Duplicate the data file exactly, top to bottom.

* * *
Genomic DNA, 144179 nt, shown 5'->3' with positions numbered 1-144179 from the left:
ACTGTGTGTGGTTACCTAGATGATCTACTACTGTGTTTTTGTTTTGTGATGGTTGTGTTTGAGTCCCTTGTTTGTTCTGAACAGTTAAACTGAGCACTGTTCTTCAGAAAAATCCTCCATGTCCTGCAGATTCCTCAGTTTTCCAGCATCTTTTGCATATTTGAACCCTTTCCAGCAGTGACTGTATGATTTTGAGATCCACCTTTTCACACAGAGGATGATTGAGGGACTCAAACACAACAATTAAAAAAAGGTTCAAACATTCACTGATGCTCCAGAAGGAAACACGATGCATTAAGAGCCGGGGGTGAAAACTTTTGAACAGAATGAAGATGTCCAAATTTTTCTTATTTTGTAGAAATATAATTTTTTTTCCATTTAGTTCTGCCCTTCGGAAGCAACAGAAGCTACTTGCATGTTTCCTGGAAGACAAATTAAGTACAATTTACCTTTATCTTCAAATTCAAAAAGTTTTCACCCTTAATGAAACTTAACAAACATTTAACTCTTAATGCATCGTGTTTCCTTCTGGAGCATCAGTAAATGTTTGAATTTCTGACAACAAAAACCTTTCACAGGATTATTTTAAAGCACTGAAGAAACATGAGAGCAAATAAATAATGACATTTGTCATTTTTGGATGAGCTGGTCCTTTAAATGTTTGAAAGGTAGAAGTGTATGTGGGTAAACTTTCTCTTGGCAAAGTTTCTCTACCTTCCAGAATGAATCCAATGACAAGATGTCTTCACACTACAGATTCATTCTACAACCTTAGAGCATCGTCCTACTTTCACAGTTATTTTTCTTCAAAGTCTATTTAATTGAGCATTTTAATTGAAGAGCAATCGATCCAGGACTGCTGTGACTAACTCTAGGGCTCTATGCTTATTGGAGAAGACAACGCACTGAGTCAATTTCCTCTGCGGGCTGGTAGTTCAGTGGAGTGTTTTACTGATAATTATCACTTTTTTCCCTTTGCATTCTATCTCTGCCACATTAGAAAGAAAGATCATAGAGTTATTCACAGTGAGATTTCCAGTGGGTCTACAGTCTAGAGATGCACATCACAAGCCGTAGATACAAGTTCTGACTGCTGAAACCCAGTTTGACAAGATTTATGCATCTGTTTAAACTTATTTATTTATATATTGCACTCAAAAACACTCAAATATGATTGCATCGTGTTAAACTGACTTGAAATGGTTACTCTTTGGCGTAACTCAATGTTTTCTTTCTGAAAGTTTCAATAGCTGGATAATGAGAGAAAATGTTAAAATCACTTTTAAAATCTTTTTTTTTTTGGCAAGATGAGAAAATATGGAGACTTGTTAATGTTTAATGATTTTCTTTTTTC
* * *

Genomic DNA, 144179 nt, shown 5'->3' with positions numbered 1-144179 from the left:
ACTGTGTGTGGTTACCTAGATGATCTACTACTGTGTTTTTGTTTTGTGATGGTTGTGTTTGAGTCCCTTGTTTGTTCTGAACAGTTAAACTGAGCACTGTTCTTCAGAAAAATCCTCCATGTCCTGCAGATTCCTCAGTTTTCCAGCATCTTTTGCATATTTGAACCCTTTCCAGCAGTGACTGTATGATTTTGAGATCCACCTTTTCACACAGAGGATGATTGAGGGACTCAAACACAACAATTAAAAAAAGGTTCAAACATTCACTGATGCTCCAGAAGGAAACACGATGCATTAAGAGCCGGGGGTGAAAACTTTTGAACAGAATGAAGATGTCCAAATTTTTCTTATTTTGTAGAAATATAATTTTTTTTCCATTTAGTTCTGCCCTTCGGAAGCAACAGAAGCTACTTGCATGTTTCCTGGAAGACAAATTAAGTACAATTTACCTTTATCTTCAAATTCAAAAAGTTTTCACCCTTAATGAAACTTAACAAACATTTAACTCTTAATGCATCGTGTTTCCTTCTGGAGCATCAGTAAATGTTTGAATTTCTGACAACAAAAACCTTTCACAGGATTATTTTAAAGCACTGAAGAAACATGAGAGCAAATAAATAATGACATTTGTCATTTTTGGATGAGCTGGTCCTTTAAATGTTTGAAAGGTAGAAGTGTATGTGGGTAAACTTTCTCTTGGCAAAGTTTCTCTACCTTCCAGAATGAATCCAATGACAAGATGTCTTCACACTACAGATTCATTCTACAACCTTAGAGCATCGTCCTACTTTCACAGTTATTTTTCTTCAAAGTCTATTTAATTGAGCATTTTAATTGAAGAGCAATCGATCCAGGACTGCTGTGACTAACTCTAGGGCTCTATGCTTATTGGAGAAGACAACGCACTGAGTCAATTTCCTCTGCGGGCTGGTAGTTCAGTGGAGTGTTTTACTGATAATTATCACTTTTTTCCCTTTGCATTCTATCTCTGCCACATTAGAAAGAAAGATCATAGAGTTATTCACAGTGAGATTTCCAGTGGGTCTACAGTCTAGAGATGCACATCACAAGCCGTAGATACAAGTTCTGACTGCTGAAACCCAGTTTGACAAGATTTATGCATCTGTTTAAACTTATTTATTTATATATTGCACTCAAAAACACTCAAATATGATTGCATCGTGTTAAACTGACTTGAAATGGTTACTCTTTGGCGTAACTCAATGTTTTCTTTCTGAAAGTTTCAATAGCTGGATAATGAGAGAAAATGTTAAAATCACTTTTAAAATCTTTTTTTTTTTGGCAAGATGAGAAAATATGGAGACTTGTTAATGTTTAATGATTTTCTTTTTTC